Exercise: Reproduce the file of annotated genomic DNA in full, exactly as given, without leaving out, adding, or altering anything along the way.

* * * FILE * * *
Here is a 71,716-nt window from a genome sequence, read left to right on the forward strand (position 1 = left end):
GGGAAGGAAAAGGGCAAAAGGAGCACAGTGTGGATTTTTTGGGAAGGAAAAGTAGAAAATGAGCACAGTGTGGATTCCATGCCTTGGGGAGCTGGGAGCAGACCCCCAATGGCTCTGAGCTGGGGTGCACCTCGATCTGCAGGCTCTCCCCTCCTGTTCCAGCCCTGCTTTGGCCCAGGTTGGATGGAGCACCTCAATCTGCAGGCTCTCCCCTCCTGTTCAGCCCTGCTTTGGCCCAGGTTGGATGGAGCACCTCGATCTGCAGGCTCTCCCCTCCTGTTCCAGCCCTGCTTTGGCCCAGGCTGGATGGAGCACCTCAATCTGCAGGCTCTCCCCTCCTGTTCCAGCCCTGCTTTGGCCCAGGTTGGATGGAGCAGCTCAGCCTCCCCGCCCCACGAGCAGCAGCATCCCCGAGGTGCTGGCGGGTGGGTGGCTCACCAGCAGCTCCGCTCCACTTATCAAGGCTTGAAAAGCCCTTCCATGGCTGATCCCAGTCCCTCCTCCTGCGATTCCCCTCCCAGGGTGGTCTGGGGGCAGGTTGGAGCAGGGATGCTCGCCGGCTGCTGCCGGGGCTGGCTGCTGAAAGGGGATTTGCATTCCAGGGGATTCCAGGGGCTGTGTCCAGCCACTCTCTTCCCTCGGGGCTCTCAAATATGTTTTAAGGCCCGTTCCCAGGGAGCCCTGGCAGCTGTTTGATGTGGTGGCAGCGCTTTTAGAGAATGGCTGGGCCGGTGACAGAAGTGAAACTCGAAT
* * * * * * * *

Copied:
Here is a 71,716-nt window from a genome sequence, read left to right on the forward strand (position 1 = left end):
GGGAAGGAAAAGGGCAAAAGGAGCACAGTGTGGATTTTTTGGGAAGGAAAAGTAGAAAATGAGCACAGTGTGGATTCCATGCCTTGGGGAGCTGGGAGCAGACCCCCAATGGCTCTGAGCTGGGGTGCACCTCGATCTGCAGGCTCTCCCCTCCTGTTCCAGCCCTGCTTTGGCCCAGGTTGGATGGAGCACCTCAATCTGCAGGCTCTCCCCTCCTGTTCAGCCCTGCTTTGGCCCAGGTTGGATGGAGCACCTCGATCTGCAGGCTCTCCCCTCCTGTTCCAGCCCTGCTTTGGCCCAGGCTGGATGGAGCACCTCAATCTGCAGGCTCTCCCCTCCTGTTCCAGCCCTGCTTTGGCCCAGGTTGGATGGAGCAGCTCAGCCTCCCCGCCCCACGAGCAGCAGCATCCCCGAGGTGCTGGCGGGTGGGTGGCTCACCAGCAGCTCCGCTCCACTTATCAAGGCTTGAAAAGCCCTTCCATGGCTGATCCCAGTCCCTCCTCCTGCGATTCCCCTCCCAGGGTGGTCTGGGGGCAGGTTGGAGCAGGGATGCTCGCCGGCTGCTGCCGGGGCTGGCTGCTGAAAGGGGATTTGCATTCCAGGGGATTCCAGGGGCTGTGTCCAGCCACTCTCTTCCCTCGGGGCTCTCAAATATGTTTTAAGGCCCGTTCCCAGGGAGCCCTGGCAGCTGTTTGATGTGGTGGCAGCGCTTTTAGAGAATGGCTGGGCCGGTGACAGAAGTGAAACTCGAAT